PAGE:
Blues play well in hard-fought loss to Canucks
The Blues didn't leave Scottrade Center in first place Thursday night, as they had hoped, but they were happy with the way they played the top team in the Western Conference.
Vancouver won 3-2 in overtime with Daniel Sedin scoring 46 seconds into overtime, allowing the Canucks to stay on top of the conference with 59 points. The Blues, who earned a point by taking the Canucks to OT, fell to fourth with 56 points.
"I thought we really had a lot of good stuff going," Blues coach Ken Hitchcock said. "I thought the second period was exceptional. We couldn't extend the 2-1 lead and then when it was 2-2 and we had all the chances in the second, we couldn't capitalize. I thought the second period was as good a period as we've played in this building all year... I thought it was outstanding."
The Blues lost in overtime, but they are now 9-0-2 in their last 11 home games, not losing in regulation since a 5-2 defeat at the hands of Chicago on Dec. 3. And there's no shame in dropping a home game to Vancouver, which improved to 16-9-1 on the road, the second-most points in the league.
"It's a measuring stick and obviously we didn't quite come up where we wanted to," Blues goalie Brian Elliott said. "We're lucky that we play them one or two more times so we can get back at them."
Before the Blues see Vancouver again, they're next game will be Saturday at home against Minnesota. The way they played Thursday should give them more confidence.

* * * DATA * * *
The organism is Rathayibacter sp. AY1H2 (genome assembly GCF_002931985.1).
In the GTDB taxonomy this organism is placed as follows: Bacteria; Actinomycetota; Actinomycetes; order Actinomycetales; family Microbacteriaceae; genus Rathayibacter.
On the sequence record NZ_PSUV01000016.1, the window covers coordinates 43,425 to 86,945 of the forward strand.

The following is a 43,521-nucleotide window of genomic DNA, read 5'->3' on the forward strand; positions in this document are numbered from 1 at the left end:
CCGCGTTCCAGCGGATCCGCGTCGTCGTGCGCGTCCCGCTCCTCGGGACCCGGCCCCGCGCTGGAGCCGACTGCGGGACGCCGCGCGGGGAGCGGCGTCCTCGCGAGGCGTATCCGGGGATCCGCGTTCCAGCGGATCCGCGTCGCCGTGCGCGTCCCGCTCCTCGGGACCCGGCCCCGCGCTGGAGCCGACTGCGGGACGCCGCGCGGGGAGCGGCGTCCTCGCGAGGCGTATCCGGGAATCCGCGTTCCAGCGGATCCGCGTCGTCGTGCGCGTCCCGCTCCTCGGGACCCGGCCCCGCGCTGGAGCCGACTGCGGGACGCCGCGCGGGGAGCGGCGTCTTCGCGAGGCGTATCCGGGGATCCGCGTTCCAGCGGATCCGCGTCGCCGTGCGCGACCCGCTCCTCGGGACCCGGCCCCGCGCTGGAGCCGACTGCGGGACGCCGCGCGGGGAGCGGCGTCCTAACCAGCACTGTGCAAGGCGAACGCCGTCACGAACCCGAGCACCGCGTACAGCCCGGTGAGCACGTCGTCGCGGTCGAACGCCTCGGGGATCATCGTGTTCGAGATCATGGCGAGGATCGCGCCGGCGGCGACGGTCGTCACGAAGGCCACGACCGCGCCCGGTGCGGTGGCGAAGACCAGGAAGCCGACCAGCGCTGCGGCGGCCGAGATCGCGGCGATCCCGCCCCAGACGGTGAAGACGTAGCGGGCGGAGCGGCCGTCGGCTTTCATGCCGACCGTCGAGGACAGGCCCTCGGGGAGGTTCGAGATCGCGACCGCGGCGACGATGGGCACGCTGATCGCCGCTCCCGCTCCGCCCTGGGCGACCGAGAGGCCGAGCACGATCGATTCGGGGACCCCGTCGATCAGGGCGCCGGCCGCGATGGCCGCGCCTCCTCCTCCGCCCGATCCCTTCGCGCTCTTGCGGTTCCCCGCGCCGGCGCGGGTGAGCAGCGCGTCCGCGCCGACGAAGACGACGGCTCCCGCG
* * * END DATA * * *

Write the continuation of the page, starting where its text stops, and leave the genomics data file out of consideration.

"You've got to walk out of here with a good feeling," Hitchcock said. "They're a good team, a real good team and we were right there the whole way. And at times, we were better."
Oshie's broken stick leads to game-winning goal
Vancouver's Daniel Sedin scored the game-winning goal in Thursday against the Blues on a 4-on-3 power play, as the Blues' T.J. Oshie was skating to the bench to retrieve a new stick. Oshie had handed his stick to teammate Roman Polak, who had broken his stick. After the game, Blues coach Ken Hitchcock said the Blues have a philosophy to go after a new stick when they're at a 5-on-4 disadvantage, when the time is right, but not on a 4-on-3 situation. Oshie heard the bench calling him to get a new stick, but he took full responsibility after the game. "It's kind of an area that we recently covered," Oshie said. "It wasn't very clear, the bench was yelling to come. Right away, I hesitated. I didn't want to leave the two defensemen. I should have stayed. I've got to know that I can't leave those two guys. I take that on my shoulders."
The Blues were involved in two fights Thursday against Vancouver, a rarity this season. The club led the NHL with 78 fighting majors in 2010-11, but scraps Thursday were only Nos. 16 and 17 this season. It's a league-wide trend, according to a report in USA Today, which stated that majors are down 25 percent through 41 games. There were 519 majors through the first 41 games this season, compared to 697 last season. "I think the one-dimensional players who fill this particular role are less involved in the game," Blues general manager Doug Armstrong told USA Today.
QUOTE TO NOTE: "I did not agree with the penalty at all, not one bit. I saw what I saw... it was a hockey play. I don't agree with the call." -- Blues coach Ken Hitchcock, on a third-period boarding penalty that led to Vancouver's game-winning power-play goal by Daniel Sedin.